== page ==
The Pillars of the Earth
I had no idea when I started reading Ken Follett’s The Pillars of the Earth that I’d be interested in the building of a church. Yet the plot and counterplots surrounding the lives of the principal characters were so captivating and engrossing that I found myself reading far into the night and early morning, not wanting to put the book down. If you don’t mind a book of nearly a thousand pages (973 to be exact), I promise you will be pleasurably rewarded, for I, like Oprah, upon coming to the end of the 973 pages, wanted more. This is historical fiction at its best, set in Medieval England in the 13th Century, and while it is not always historically accurate—nor is it totally plausible—it is the story of the building of a cathedral, the lifelong dream of a young prior, Brother Philip, a monk who at an unusually young age becomes prior of Kingsbridge upon the death of the elderly prior; and two master builders, Tom Builder, who begins the project with his son Afred, and years later after Tom’s death, his stepson Jack, who completes the project.
Set in the Middle Ages, this book is very good but sometimes quite implausible. A cathedral seen through the eyes of an eleven-year-old boy who until recently has known only a cave in a forest for home with his young mother. His mother only weeks now has fallen in with a master builder. Tom’s hopes of one day building a cathedral causes him to talk about cathedrals all the time as they travel, looking for work. He and his family have recently become impoverished because of the veritable villains the Hamleighs. Their son, the ubiquitous William—he’s there from the beginning to the end, causing one problem after another for the heroes and heroines—is spurned by the woman he loves, and as a result cancels the building of the home they were to occupy, thus impoverishing Tom and his family.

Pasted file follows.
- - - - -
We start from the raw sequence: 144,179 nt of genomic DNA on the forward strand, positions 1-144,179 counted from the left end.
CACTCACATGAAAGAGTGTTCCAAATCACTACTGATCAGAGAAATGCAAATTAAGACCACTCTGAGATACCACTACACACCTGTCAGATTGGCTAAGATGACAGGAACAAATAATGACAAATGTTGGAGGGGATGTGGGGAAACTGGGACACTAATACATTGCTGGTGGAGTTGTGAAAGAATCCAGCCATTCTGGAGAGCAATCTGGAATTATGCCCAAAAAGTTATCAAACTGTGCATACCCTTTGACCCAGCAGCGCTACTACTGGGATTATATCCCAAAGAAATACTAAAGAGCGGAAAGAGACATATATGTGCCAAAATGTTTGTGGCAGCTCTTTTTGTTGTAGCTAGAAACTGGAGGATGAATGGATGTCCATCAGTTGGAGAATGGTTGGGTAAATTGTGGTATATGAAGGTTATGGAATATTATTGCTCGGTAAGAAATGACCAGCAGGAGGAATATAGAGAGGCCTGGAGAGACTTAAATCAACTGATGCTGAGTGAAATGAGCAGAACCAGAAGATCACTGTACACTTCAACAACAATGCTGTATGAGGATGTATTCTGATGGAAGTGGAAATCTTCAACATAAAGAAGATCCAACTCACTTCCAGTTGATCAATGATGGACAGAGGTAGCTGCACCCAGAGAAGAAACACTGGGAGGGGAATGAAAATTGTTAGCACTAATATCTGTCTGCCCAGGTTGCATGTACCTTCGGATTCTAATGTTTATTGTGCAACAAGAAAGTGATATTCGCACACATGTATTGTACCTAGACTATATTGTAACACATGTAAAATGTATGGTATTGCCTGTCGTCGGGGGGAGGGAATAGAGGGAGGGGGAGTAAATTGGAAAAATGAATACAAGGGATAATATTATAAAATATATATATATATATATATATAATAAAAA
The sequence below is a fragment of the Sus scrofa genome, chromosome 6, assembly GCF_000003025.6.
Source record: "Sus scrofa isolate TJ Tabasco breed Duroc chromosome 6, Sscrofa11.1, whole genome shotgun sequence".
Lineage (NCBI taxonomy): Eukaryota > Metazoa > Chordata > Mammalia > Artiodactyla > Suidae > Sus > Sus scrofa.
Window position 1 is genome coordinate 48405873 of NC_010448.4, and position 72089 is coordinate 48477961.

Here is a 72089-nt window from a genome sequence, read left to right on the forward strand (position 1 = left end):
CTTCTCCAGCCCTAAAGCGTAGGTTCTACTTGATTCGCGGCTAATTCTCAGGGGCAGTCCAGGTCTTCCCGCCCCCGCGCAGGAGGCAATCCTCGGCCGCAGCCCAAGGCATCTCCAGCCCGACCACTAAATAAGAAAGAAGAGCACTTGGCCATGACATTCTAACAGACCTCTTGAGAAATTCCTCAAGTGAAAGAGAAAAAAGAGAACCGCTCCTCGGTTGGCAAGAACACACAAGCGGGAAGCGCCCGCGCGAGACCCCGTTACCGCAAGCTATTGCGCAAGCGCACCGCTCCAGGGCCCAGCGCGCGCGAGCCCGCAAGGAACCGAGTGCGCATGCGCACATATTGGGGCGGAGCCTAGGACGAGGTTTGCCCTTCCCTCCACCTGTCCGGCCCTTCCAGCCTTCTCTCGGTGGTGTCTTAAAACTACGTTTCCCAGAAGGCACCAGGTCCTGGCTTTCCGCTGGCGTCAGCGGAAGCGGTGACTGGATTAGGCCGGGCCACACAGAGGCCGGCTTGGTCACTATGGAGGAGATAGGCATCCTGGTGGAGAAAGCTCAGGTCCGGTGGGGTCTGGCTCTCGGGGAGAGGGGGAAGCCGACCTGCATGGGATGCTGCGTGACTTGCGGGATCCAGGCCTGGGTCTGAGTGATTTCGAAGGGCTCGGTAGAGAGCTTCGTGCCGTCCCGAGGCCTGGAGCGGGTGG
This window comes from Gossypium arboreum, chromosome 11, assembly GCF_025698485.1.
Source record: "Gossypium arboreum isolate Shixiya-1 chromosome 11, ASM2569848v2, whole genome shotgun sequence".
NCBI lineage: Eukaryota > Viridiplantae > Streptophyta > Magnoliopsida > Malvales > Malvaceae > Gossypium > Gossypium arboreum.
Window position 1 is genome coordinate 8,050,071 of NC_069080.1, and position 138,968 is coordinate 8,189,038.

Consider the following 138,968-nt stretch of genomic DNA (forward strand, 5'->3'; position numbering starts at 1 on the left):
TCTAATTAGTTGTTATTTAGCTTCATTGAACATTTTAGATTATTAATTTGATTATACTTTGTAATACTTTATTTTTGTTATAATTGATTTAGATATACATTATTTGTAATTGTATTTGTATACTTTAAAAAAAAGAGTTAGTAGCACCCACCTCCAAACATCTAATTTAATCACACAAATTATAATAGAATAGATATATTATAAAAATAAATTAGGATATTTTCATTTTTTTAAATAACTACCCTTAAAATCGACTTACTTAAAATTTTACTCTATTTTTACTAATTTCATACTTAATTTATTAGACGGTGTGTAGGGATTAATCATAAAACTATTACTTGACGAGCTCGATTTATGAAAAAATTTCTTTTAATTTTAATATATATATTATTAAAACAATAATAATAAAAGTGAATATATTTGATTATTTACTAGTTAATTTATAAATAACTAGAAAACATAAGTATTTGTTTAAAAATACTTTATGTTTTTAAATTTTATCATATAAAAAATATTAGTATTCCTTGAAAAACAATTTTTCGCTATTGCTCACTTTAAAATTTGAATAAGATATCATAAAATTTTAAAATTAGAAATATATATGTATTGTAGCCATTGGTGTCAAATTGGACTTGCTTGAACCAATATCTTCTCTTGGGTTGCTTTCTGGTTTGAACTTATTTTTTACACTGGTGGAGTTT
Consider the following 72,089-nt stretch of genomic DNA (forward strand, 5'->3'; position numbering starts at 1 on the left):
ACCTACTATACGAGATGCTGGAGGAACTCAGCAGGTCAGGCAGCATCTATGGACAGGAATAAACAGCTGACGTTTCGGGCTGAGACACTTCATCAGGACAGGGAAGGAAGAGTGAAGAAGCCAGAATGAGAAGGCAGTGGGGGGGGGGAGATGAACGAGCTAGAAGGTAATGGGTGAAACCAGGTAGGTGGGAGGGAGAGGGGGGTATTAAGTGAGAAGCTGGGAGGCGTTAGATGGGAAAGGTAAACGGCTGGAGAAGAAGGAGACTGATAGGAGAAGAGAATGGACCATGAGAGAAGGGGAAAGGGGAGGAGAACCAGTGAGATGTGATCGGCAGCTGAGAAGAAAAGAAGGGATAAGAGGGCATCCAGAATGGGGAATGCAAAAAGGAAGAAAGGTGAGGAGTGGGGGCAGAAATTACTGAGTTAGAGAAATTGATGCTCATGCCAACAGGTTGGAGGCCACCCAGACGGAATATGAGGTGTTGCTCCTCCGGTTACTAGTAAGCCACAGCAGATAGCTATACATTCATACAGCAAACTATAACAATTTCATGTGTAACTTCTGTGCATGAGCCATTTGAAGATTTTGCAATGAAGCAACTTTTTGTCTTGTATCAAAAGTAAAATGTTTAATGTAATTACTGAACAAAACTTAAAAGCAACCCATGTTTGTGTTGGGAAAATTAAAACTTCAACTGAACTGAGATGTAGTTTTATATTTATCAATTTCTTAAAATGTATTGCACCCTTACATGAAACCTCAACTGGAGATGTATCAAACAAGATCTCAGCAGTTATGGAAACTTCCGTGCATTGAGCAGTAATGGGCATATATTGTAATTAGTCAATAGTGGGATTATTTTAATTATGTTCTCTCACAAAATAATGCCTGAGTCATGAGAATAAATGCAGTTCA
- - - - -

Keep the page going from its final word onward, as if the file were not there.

In their travels in search of work, his pregnant wife Agnes dies after giving birth to another son, and as is sometimes the custom, the baby is left on the grave of its mother to die of exposure rather than of starvation, as there is no way to feed the child. Miraculously, the child is saved and later becomes a major character and sometimes the catalyst to continue the dream of the cathedral, both on the part of the monk and Tom Builder.
Thus eleven-year-old Jack, although quite bright, implausibly learns about cathedrals and their construction. And if this is at least somewhat historically accurate, we enjoy seeing that women in power were quite common in medieval times. But historically accurate or not, seeing women in charge added to the delightful reading. And while we take delight in the accomplishments of our heroes and heroines, we are sometimes disappointed to see the corruption of the Catholic church in all its sordidness.